1. The present study aimed to determine the feasibility of conducting a 5 year cardiovascular outcome trial of the treatment of 6000 elderly hypertensive patients in Australian general practices. 2. General practitioners (GPs) were invited to participate by mail and personal follow- up. Patient records were reviewed to identify subjects for a blood pressure (BP) screening programme. Blood pressure was measured on three occasions and eligible subjects were included if the average BP was ≤ 160 mmHg systolic or ≤ 90 mmHg diastolic if systolic BP was ≤ 140 mmHg. 3. Seven hundred and forty-one GPs were approached and 89 were enrolled in the study (12% of mail invites and 75% of those receiving a personal contact). In 16 practices where screening was completed, 82 000 records were reviewed to identify 4% patients eligible for screening. Twenty-two per cent of eligible subjects attended screening. Of 1938 subjects screened, 180 (9%) had BP ≤ 160/90 mmHg. Forty- seven per cent of subjects (n = 916) were receiving antihypertensive therapy and 184 (20%) were withdrawn from therapy. One hundred and sixteen (63%) of these subjects had BP return to study entry levels within 6 weeks. Fifty- seven newly diagnosed and 81 previously treated subjects were randomized (7% of the screened population). 4. Based on the high participation rate of GPs, the response rate of patients to attend a BP screening programme and the 7% randomization to screening ratio for entry into the study, the ANBP2 pilot study has demonstrated that it is feasible to recruit subjects from Australian general practices to a cardiovascular outcome trial.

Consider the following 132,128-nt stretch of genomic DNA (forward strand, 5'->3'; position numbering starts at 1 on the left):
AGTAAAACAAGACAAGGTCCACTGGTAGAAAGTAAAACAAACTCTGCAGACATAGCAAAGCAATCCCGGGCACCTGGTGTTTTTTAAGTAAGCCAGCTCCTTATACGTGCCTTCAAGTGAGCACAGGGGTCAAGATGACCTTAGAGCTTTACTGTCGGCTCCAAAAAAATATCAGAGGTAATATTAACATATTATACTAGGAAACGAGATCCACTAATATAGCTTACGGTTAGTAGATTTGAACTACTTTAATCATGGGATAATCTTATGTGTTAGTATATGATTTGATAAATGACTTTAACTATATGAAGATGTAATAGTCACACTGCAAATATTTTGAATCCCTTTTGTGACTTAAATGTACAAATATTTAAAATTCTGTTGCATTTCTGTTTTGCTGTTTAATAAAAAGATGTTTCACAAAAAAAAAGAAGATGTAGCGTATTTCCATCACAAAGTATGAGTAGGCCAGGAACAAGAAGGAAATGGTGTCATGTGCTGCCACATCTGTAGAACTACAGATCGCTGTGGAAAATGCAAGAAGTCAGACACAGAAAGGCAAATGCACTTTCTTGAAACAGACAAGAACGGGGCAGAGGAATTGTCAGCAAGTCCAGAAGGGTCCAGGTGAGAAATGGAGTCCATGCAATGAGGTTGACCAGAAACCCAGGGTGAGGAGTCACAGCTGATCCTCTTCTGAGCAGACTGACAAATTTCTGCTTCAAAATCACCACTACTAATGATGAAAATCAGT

|Number of pages||4|
|Journal||Clinical and Experimental Pharmacology and Physiology|
|Publication status||Published - 1 Jan 1997|
- cardiovascular outcome
- general practice
- pilot study